The database is filled by a periodic (e.g. every year, or every six months, or...) consultation between PGO and experts in the field. It is discussed which questions have been asked more than once (or a new question of which all are of the opinion that it is important). These questions are made into 'anonymous' versions and added to the database, marked with the relevant topic's (so that browsing also shows this question).

The WaihonaPedia search engine will automatically add the question. Also, each question (and the answer) can be made specific for the language region (medication advice in countries is not universal!). The language region will be automatically set for the internet visitor (this is often done based on settings in the browser).

Privat secured database
It is possible that somebody does not find an 'appropriate' answer.
By participating in the Community waihonapedia, you can ask a new question.
What is different here than the current email system?
At the moment many PGO's have an existing email address (or telephone number) for this case.

WaihonaPedia based Ask the Expert has extended approach. 

  1. The family asks the question and remains the owner of the question (relevant for privacy and liability reasons). It is in fact a privat 'Page' in the WaihonaPedia where the experts have access to. 
  2. The family can link in other parts of existing information , like video and completed questionaires.
  3. The Community has organised 'helpers' (Community managers) who, after permission from the family/carer, receive an alert that a new question has been asked.
  4. The Community manager assesses the question and shares the link of the question with knowledge groups. This can of course be done in steps; first share with 1st line, then share with super experts!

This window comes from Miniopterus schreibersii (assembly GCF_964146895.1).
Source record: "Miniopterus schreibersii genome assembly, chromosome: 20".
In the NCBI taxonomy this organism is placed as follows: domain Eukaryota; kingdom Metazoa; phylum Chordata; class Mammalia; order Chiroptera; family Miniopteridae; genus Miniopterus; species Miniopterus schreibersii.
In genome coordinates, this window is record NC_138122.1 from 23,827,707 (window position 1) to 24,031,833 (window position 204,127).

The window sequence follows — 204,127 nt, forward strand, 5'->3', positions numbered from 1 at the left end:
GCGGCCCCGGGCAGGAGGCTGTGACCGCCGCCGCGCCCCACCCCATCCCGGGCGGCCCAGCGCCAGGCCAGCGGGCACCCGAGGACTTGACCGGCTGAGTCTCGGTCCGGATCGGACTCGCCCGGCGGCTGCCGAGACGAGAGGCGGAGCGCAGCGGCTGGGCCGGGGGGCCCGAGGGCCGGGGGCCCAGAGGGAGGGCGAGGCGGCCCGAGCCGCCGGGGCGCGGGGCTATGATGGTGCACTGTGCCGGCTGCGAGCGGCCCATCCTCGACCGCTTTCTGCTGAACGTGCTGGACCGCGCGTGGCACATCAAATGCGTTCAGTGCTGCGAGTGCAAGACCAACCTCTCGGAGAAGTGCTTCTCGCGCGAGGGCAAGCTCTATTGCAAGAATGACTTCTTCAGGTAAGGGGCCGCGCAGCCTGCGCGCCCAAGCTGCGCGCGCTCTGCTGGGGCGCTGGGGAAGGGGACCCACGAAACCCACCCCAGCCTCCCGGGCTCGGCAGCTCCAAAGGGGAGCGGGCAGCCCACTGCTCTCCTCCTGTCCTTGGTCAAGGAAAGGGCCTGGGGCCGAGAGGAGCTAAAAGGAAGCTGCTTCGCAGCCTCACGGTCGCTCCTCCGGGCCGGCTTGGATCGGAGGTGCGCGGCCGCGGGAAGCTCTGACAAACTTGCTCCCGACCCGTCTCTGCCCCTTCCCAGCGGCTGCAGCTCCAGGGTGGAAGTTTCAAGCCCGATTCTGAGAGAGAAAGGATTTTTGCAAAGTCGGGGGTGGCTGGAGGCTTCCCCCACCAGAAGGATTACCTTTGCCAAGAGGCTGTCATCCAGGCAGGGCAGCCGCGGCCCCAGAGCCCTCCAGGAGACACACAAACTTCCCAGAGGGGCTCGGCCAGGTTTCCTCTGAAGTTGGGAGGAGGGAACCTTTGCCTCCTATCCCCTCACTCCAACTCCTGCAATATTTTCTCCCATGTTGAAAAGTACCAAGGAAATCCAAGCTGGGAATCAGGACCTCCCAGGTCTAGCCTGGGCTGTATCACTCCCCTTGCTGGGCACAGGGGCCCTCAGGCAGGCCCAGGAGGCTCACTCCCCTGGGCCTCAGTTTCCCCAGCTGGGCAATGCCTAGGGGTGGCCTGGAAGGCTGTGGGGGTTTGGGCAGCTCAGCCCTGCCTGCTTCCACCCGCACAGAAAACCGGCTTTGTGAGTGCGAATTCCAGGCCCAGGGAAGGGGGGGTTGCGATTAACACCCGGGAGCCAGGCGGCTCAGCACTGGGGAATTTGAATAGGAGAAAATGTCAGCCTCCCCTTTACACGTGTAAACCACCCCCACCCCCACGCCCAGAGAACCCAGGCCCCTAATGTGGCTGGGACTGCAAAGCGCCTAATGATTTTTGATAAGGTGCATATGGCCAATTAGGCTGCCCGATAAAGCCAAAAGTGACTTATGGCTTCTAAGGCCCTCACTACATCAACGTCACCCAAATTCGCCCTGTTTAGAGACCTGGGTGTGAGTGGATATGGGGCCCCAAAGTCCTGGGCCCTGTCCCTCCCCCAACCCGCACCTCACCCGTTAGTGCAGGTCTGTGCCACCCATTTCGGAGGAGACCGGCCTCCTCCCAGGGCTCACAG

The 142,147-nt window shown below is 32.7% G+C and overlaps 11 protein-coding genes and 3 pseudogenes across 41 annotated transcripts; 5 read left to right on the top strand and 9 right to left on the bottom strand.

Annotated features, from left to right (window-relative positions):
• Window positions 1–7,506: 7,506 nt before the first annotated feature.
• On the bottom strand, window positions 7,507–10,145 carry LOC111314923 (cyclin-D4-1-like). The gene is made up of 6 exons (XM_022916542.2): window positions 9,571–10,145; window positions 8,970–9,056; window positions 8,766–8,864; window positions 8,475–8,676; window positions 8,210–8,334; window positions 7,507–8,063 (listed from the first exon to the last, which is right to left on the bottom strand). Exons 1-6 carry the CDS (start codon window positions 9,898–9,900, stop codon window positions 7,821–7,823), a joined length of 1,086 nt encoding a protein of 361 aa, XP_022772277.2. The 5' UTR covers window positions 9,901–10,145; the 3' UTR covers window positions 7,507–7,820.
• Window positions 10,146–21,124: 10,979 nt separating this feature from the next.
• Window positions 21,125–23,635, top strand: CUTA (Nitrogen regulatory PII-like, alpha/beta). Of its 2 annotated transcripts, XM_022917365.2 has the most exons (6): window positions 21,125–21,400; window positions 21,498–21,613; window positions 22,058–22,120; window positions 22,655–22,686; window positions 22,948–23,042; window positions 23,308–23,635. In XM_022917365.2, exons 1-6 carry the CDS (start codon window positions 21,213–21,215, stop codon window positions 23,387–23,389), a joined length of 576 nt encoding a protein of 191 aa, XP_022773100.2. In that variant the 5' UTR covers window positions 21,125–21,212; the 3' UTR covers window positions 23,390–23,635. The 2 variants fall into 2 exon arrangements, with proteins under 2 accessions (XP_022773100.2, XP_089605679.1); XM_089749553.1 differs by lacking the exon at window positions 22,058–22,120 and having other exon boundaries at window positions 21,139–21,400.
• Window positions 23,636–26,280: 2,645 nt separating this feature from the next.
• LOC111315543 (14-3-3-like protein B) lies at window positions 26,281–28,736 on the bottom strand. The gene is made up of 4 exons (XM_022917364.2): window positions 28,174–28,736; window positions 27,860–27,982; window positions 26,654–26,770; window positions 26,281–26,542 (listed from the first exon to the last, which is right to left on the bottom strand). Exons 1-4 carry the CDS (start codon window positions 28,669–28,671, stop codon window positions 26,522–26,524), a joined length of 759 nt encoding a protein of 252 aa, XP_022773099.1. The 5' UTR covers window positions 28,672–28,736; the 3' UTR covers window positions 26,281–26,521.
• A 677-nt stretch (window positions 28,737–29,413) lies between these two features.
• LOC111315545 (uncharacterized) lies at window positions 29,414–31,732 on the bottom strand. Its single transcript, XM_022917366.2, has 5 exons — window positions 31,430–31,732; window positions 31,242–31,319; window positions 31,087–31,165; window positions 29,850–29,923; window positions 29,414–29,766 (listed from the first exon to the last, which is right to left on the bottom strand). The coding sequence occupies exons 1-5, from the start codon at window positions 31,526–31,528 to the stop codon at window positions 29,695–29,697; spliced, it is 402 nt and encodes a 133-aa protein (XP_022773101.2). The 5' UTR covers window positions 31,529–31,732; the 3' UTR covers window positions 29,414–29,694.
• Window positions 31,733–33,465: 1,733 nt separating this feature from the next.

5. The experts follow the link (secured) and can see and complete the answers already given. This is seen as a big advantage over mail based questions. The Community is relieved because they do not need to copy the answers and monitor the quality (self-directed quality by means of a link to the expert group).
  6. the experts and the questioner can ask the additional information or questions within the provided link (such as a wiki page)
  7. As it is part of WaihonaPedia, links can easily be shared and even included; for example, experience stories or sections within guidelines. This can speed up answering as experts have building blocks with which they can achieve a constant level of queality and realy focus on the personal specifics

Why is it 'not' a professional consultation?
Because the information exchange is only via the Internet, the expert does not have all the information. Also, 'professional experts' do not like it when it is used as a kind of Second opinion tool. The primary goal is education, the answer is NEVER an advice from which rights can be derived (disclaimer!). The goal is to educate the person asking the question and hopefully also the persons (local doctors, teachers, care providers) so dissimiliation (spreading) of knowledge is happening. And imagine what it would mean if the local expert has a solution that is considered new to the community !!!

So the Community would do well to draw up a code of conduct for 'Ask the expert'. Examples of aspects of such a code of conduct are;

  • about discussion between answerers
  • refer to the importance of 'professional consultation'.
  • Use as many references as possible to information already present on the WaihonaPedia
  • The answer must be coaching and strive to involve professionals in the immediate vicinity of the person(s) asking the question.

What is the importance of contribution by an expertise centre?
Answering all questions in a professional manner takes a lot of time. Especially the standard questions have been answered many times.
Coaching family/carers/patients works better in the preventive sphere.
The relationship with the Community and the international cooperation gives the expertise centre a positive image.